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Learning From Failure

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In 1940, the famed actor Edward G. Robinson took on the role of Dr. Paul Ehrlich in, “Dr. Ehrlich’s Magic Bullet.” In the movie, we learn that Dr. Ehrlich that developed the first effective treatment of syphilis, Salvarsan. Before Salvarsan, drug therapies were ineffective, often incorporating poisonous substances that were as likely to kill as cure. In his search for a cure, Ehrlich coined the term “magic bullet,” for specific chemical agents that target specific diseases.

His 1st compound was called compound #1, the next #2 and so forth. In the movie Ehrlich believes that it may take as many as 100 experiments to find the right formula. Salvarsan was compound #606. The very important lesson from Dr. Ehrlich: most experiments fail. The best way to find your magic bullet? Run through enough failures to find the hidden success. That’s a powerful lesson for many other endeavors. Especially outsourcing!

When the financial markets collapsed in 2008, many corporations had to jump into outsourcing programs. They had to act quickly, and their main motivation was to roll out programs that could immediately cut costs. When everyone does the same thing at the same time for the same reason, you have the social equivalent of a laboratory experiment. Wait a few years and you will find that some of these projects worked out, some failed and the rest… probably the majority… fall somewhere in-between as “partially successful and partially failed.”

If we sift through these cases and compare the successes to the failures, we can learn what works and what doesn’t. Usually, it is difficult to obtain the inside information on what happened in a failed outsourcing project. However, if we were to focus on government outsourcing we can learn a bit more, because government contracts tend to have public disclosure requirements.

In a previous blog, we talked about the failure of the contract between G4S and the UK government. The contract was for security services at the London Olympics. Just a week before the Olympics began, G4S officially notified the government that the 10,000 security guards they committed to would not be provided. Instead, they would provide about 7,000 guards. G4s requested that the government find a way to provide the remainder. Compare this to IBM contracting with the state of Indiana to take over the welfare assessment process (and other welfare functions).

In the case of the IBM contract, it ended in a lawsuit that recently concluded. The G4S contract is more recent, and may lead to a lawsuit but hasn’t yet reached that stage. In comparing these two outsourcing projects, let’s give a nod to Dr. Ehrlich and call our findings Formula #1, or rather formula “TOO”.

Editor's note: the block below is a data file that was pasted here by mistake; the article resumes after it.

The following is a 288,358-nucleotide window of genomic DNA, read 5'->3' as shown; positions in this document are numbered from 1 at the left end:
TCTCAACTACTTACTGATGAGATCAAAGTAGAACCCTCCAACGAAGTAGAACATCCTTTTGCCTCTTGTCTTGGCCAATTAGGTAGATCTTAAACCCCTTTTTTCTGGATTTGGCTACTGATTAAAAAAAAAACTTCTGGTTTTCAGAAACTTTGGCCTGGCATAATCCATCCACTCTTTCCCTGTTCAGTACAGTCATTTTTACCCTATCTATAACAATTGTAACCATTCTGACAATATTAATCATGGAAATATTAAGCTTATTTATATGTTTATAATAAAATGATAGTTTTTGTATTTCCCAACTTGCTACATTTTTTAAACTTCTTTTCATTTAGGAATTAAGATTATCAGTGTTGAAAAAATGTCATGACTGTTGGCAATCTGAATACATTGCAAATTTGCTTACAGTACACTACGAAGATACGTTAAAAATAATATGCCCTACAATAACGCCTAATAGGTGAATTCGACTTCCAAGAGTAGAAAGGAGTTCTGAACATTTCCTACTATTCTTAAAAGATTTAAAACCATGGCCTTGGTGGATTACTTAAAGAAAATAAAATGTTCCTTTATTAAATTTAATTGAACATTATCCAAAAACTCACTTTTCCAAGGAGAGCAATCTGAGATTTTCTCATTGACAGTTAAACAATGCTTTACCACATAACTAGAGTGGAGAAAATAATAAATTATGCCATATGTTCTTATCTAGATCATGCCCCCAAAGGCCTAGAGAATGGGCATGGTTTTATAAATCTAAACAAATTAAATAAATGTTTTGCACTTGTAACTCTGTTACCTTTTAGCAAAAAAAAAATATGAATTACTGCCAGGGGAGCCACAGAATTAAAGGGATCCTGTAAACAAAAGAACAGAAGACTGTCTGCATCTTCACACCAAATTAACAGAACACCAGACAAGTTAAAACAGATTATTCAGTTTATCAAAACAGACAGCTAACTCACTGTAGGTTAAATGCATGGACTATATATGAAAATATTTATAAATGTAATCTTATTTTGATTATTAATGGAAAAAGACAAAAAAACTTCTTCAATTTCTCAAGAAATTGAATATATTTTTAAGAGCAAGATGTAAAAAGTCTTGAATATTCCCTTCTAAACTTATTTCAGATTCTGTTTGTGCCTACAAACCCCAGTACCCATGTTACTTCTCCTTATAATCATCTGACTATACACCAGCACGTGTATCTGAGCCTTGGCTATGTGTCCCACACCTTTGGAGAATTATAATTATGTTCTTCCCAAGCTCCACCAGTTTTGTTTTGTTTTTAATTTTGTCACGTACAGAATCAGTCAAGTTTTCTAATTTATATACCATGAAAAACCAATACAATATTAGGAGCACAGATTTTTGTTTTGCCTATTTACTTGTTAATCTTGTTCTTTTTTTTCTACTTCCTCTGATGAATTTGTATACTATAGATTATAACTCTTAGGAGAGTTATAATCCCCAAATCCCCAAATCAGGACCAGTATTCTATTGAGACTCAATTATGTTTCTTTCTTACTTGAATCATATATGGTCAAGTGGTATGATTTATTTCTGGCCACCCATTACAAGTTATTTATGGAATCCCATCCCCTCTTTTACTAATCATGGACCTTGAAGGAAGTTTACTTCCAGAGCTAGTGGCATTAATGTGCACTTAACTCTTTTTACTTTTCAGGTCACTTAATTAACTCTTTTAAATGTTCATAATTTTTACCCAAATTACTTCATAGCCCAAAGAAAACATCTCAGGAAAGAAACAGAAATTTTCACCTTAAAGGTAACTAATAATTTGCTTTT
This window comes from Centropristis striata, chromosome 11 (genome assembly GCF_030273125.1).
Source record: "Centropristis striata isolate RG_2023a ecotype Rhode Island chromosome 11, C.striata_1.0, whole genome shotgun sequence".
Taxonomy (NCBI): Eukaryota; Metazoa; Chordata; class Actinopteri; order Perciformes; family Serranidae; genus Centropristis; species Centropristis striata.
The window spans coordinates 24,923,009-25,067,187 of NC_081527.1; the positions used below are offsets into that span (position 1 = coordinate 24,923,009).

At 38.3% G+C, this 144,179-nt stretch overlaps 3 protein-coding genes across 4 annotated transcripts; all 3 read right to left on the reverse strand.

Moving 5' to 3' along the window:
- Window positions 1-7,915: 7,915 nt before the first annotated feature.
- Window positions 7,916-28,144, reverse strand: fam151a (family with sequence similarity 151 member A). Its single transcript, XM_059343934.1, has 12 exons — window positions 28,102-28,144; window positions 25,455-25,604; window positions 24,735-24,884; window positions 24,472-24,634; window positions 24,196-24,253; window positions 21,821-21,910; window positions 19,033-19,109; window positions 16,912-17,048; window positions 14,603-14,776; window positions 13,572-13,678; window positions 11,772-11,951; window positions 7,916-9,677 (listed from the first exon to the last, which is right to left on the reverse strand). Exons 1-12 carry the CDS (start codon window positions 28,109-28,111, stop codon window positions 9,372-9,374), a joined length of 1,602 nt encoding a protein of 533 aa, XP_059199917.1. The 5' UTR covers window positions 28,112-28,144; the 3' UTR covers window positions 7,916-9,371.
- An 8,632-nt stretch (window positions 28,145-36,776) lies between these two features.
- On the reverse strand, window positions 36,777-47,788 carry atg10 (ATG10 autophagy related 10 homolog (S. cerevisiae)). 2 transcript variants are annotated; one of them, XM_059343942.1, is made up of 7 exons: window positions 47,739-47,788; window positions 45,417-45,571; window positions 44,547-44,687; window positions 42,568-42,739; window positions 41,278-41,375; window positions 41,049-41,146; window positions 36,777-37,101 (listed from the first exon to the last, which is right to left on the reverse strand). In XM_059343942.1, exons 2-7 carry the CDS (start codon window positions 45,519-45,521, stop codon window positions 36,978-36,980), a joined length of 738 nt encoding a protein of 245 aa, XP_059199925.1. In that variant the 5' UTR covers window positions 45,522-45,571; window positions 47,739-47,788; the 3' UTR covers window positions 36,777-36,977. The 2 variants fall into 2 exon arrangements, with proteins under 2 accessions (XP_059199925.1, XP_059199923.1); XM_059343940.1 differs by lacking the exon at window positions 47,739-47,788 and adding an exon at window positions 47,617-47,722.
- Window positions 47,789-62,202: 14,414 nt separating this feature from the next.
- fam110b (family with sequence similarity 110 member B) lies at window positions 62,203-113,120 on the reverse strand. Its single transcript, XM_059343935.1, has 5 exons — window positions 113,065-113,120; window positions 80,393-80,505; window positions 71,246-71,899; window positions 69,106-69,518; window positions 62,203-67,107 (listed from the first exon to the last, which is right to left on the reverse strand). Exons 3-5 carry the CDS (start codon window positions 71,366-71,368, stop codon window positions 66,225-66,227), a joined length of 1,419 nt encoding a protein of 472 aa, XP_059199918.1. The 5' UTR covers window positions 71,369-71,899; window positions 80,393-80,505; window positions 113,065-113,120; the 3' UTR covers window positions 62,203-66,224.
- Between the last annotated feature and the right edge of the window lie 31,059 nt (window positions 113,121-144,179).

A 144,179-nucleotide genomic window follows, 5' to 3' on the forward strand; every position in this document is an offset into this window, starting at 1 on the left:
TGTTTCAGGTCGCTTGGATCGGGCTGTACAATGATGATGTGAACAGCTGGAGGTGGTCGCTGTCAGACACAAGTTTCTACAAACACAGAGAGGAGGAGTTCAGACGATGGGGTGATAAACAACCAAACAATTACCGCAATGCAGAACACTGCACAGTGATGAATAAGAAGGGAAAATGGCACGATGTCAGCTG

Too Big: In both cases, these were mega deals. The bigger the deal, the greater the risk. There can be real advantages of scale in having a single contract, but you need to offset those benefits with the cost of escalated risk. When a big contract fails, it’s a big and often public failure.

Too Unique: Both G4S and IBM tried to do something that had never been done before. Outsourcing is better used for a well documented process that has been performed before. Preferably, a process that has been done repeatedly, and well. Taking on something that has never been done before or never been done well, is far more likely to fail when outsourced.

Too optimistic: The G4S project failed (according to G4S) because they attempted to control costs by not bringing in candidates for position, “until they were needed.” IBM’s failure started with the lack of a standard, or the enforcement of, definition for welfare eligibility and many highly political constituents who disagreed over the definition. In both cases, assumptions were made that were unjustifiably optimistic that these core issues would work themselves out.

Undoubtedly, there are many contracts based on “Formula #2," and we can expect to read about more of these projects as stories in the newspapers and (unfortunately) cases in the courts. Don’t be one of them. These are highly (if not always easily) avoidable mistakes. If you’re honest about the conditions of the project and the capabilities of your resources, you are much more likely to find your formula for success!

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